Background: In patients with symptomatic cerebral amyloid angiopathy (CAA), cerebrovascular reactivity to visual stimuli is reduced. Lobar microbleeds are a diagnostic hallmark of CAA, but are also highly prevalent in asymptomatic individuals. As recent data suggest that the latter group might have CAA, we investigated whether cerebrovascular reactivity is impaired in asymptomatic individuals with lobar microbleeds.
Methods: From the population-based Rotterdam Study, we invited 35 participants with lobar microbleeds and 15 age-matched controls (all ≥ 55 years) for functional MRI (fMRI) as part of the Early Detection of Angiopathy Network (EDAN) Study. Cerebrovascular reactivity parameters (i.e., amplitude and time to peak responses) were assessed in response to visual stimulation using fMRI. Student’s t-test and linear regression were used to compare fMRI parameters in participants with and without microbleeds.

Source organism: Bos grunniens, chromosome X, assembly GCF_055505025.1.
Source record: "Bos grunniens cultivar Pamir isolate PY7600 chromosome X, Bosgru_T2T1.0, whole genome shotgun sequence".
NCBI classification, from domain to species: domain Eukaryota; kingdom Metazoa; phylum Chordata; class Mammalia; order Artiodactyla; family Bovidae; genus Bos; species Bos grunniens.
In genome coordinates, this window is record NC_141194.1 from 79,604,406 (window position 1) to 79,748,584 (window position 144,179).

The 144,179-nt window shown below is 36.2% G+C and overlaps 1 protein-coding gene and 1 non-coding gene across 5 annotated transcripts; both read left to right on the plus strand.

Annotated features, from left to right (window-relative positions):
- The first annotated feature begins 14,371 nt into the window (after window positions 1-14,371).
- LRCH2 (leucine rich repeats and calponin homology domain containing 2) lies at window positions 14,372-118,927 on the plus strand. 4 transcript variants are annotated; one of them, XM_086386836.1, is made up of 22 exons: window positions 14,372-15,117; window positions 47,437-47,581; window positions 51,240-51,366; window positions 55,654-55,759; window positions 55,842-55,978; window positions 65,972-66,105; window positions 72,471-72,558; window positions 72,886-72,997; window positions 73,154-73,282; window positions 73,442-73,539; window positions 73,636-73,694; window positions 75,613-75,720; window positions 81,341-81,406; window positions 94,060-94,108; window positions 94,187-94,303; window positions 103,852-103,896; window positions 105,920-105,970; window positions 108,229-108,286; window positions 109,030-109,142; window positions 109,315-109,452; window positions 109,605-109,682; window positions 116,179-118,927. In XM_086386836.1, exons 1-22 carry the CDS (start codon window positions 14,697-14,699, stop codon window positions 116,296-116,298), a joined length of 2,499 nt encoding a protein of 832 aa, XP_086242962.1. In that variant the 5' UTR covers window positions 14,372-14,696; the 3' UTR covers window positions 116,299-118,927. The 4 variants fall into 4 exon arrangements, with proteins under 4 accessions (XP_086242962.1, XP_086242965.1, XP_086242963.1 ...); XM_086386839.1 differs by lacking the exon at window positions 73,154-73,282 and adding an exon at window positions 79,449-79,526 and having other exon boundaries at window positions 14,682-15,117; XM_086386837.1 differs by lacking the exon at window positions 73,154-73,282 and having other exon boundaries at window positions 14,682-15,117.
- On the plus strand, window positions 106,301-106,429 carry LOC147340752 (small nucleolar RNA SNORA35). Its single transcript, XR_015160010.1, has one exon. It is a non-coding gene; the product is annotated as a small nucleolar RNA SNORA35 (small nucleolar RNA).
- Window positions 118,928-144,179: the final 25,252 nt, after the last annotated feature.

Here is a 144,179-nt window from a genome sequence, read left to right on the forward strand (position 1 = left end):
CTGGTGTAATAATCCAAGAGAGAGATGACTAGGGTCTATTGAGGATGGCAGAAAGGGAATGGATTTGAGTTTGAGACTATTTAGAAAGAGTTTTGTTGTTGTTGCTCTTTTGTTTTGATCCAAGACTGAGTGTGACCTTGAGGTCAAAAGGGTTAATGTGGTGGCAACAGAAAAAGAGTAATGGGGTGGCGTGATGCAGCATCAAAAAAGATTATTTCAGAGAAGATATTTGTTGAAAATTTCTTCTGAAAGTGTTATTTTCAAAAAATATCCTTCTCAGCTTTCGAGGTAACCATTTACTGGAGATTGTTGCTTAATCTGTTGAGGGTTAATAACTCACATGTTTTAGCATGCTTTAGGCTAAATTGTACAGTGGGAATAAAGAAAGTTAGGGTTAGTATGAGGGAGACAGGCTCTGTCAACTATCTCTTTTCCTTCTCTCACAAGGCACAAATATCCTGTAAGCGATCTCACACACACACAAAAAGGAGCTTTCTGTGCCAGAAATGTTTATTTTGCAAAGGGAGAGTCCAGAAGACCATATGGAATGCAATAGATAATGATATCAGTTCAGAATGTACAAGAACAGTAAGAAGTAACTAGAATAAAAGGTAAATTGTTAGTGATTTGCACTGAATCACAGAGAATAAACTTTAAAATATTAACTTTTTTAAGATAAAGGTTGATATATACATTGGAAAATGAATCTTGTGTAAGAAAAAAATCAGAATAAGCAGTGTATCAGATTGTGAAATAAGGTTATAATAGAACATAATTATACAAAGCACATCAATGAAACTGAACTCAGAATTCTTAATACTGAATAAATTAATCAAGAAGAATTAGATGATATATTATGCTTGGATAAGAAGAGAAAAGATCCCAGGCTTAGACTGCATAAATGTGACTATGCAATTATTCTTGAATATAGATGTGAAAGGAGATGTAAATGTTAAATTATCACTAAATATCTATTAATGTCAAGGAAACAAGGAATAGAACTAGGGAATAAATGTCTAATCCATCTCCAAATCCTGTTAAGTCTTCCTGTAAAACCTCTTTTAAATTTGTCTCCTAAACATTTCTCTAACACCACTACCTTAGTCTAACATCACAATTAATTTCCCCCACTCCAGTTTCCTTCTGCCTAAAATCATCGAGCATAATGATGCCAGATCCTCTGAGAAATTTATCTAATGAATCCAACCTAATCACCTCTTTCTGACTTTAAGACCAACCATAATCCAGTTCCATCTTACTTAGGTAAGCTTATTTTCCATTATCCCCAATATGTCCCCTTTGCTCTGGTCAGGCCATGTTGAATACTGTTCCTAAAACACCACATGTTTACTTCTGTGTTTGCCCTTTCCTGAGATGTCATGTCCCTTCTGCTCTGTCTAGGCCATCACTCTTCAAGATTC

Results: Amplitude and time to peak responses did not differ between participants with and without microbleeds (respectively, P=0.179 and P=0.555). Participants with microbleeds had slightly higher amplitude responses compared to participants without microbleeds. After excluding individuals with mixed microbleeds (i.e., lobar and non-lobar microbleeds), we found no significant difference in cerebrovascular reactivity for persons with a single microbleed or multiple microbleeds compared to persons without microbleeds.
Conclusions: In the general population, lobar microbleeds are not related to impaired cerebrovascular reactivity. In asymptomatic individuals, lobar microbleeds may either reflect less advanced CAA pathology insufficient to cause functional vascular impairment, or reflect vascular pathology other than CAA.